Obama’s Debt Commission Will Consider a Value-Added Tax

By Susan Jones | April 26, 2010 | 6:44 AM EDT

(CNSNews.com) – When President Obama asked former Sen. Alan Simpson (R-Wyo.) and Democrat Erskine Bowles to chair his debt commission in February, he told them to consider any and all ways to reduce the federal deficit – including new taxes, apparently.
Bowles, a former chief of staff in the Clinton White House, told Fox News Sunday that “the president looked Senator Simpson and me in the eye and he said, ‘Everything is on the table.’ So we are going to look at every single way to right this fiscal ship,” Bowles said. That includes cutting “sacred cows” and raising revenue, he added.
“We have to have everything on the table,” including a value added tax, Bowles said.
“I think there are many good arguments that you can make for a value-added tax or consumption tax, as opposed to a tax on wages. But I think it's just one of the things that ought to be on the table that we ought to discuss. I'm not for taking anything off the table.”
Bowles refused to say if he personally thinks a VAT is a good idea. “I want to see the pros and cons discussed, and then I want to see us make some decisions and some hard recommendations.”
Simpson said before imposing a value-added tax, the nation needs to deal with the income tax. “You can’t have a VAT tax and then leave the present [income tax] structure,” he said.
Simpson said something has to be done: “We have the ability, and I hope the trust of each other, to adjust and put together a package. And if the American people and the Congress don't like it, then just let them sink, because Greece is sinking on debt and deficit; Spain is next; Portugal is next. How would you like to be the United States of America when China pulls the tin cup and says we don't want T-bills, we want money? Now, that's where we are. It's serious business.”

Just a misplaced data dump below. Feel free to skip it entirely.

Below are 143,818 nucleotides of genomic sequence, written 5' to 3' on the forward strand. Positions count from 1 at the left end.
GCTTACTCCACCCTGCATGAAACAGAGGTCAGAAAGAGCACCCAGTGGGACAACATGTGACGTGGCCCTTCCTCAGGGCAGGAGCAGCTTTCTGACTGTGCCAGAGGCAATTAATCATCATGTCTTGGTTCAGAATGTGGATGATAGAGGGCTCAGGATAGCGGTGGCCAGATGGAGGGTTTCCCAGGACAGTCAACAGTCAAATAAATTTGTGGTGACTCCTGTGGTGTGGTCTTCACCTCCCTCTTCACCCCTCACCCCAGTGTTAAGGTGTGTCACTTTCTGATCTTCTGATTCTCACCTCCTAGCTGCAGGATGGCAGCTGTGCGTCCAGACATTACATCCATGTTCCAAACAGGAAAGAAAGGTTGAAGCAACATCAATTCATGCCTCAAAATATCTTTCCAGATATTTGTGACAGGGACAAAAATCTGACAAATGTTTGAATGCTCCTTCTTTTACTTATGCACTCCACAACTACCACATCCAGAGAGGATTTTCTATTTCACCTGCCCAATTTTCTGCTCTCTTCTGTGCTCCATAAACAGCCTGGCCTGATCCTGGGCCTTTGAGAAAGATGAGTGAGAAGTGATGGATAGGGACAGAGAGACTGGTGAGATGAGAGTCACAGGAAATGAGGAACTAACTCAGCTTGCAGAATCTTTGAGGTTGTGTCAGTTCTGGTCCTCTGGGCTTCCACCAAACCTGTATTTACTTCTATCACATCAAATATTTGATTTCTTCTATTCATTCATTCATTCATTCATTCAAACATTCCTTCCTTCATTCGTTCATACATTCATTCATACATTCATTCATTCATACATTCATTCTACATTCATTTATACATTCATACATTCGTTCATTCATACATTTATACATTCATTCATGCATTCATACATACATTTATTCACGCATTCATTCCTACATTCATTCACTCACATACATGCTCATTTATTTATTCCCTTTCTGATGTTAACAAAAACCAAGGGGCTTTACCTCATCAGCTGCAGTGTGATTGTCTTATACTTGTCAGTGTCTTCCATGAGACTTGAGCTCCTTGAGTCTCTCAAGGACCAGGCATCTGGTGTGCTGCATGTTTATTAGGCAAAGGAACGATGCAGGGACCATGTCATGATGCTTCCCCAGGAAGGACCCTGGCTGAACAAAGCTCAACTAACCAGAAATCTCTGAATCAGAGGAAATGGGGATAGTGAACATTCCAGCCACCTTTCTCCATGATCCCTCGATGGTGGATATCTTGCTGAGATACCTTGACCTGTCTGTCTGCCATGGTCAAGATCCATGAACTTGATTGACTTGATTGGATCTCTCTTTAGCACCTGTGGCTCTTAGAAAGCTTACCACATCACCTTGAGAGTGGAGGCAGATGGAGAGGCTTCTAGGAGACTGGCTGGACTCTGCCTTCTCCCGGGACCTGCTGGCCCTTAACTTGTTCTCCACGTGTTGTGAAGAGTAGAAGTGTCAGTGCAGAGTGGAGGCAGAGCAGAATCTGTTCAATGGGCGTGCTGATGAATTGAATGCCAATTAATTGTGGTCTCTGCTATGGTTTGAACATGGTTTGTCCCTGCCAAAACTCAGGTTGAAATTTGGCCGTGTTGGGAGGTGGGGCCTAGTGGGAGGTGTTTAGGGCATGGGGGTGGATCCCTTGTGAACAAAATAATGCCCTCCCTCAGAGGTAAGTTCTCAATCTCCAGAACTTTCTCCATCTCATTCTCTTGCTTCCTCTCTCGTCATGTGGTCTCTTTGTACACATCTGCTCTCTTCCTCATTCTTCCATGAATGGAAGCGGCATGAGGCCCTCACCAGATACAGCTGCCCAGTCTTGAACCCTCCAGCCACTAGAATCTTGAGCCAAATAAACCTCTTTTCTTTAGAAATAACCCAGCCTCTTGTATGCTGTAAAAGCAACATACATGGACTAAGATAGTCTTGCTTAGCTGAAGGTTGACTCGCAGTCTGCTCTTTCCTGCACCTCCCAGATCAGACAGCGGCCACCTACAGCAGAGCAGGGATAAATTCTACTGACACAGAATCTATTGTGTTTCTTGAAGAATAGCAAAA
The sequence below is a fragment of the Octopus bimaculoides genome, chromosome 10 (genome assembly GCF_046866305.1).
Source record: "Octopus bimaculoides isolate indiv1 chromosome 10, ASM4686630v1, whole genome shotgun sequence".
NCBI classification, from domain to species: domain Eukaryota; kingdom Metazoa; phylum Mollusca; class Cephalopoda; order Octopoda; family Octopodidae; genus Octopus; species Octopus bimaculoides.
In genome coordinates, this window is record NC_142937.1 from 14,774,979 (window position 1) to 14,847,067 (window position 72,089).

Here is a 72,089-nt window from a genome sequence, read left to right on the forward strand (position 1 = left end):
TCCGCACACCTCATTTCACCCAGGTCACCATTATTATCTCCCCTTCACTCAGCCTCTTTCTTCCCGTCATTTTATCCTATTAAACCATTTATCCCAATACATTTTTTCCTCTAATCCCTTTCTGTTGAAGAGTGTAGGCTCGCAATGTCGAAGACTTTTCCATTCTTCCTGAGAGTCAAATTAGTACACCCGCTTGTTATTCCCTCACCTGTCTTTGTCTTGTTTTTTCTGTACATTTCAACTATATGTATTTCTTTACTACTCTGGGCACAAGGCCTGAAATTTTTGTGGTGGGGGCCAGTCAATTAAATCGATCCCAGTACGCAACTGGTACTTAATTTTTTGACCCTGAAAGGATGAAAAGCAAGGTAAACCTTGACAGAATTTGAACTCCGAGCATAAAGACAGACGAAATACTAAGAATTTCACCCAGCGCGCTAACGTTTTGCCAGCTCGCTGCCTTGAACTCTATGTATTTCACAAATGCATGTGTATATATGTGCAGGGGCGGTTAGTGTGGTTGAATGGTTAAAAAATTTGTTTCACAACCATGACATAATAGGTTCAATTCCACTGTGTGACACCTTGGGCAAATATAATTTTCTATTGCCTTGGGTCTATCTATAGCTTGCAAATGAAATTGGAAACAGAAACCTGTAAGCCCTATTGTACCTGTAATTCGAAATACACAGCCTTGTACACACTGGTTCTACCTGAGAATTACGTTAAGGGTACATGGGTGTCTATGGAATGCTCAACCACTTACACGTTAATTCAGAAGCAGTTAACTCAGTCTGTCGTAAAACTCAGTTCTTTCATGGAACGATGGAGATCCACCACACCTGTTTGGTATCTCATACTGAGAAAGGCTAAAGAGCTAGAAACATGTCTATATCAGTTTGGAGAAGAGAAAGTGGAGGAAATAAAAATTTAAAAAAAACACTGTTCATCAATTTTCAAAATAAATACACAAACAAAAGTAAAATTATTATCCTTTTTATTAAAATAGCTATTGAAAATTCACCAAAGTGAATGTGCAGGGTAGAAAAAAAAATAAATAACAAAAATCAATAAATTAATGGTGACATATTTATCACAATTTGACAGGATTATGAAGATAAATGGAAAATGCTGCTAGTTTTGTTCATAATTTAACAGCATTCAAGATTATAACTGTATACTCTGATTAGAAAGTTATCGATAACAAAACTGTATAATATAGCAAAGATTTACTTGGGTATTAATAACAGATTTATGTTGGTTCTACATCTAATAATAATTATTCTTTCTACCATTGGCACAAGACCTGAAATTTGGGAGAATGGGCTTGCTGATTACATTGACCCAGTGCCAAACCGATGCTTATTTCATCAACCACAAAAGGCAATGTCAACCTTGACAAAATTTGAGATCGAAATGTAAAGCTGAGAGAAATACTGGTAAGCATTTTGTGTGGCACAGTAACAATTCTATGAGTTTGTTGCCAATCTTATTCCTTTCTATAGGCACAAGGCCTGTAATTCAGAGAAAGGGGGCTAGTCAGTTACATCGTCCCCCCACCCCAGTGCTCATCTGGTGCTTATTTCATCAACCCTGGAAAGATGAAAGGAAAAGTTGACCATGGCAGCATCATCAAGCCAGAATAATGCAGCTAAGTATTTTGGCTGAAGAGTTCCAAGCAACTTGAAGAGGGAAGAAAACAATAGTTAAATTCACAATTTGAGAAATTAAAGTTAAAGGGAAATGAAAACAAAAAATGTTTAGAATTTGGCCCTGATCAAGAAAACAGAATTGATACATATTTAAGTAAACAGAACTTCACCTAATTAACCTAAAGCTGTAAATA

The commission is supposed to get its recommendations to President Obama by December 1, shortly after the midterm election.
According to Bowles, waiting until after the election is a good idea: “It gets the politics out of it and gives us a chance to build up some trust to get to some real hard recommendations,” he said.
The debt commission – formally named the National Commission on Fiscal Responsibility and Reform – will examine ways “to meaningfully improve” the nation’s long-term fiscal outlook, the executive order says.
The panel also will “examine changes to address the growth of entitlement spending and the gap between the projected revenues and expenditures of the Federal government over the long term.”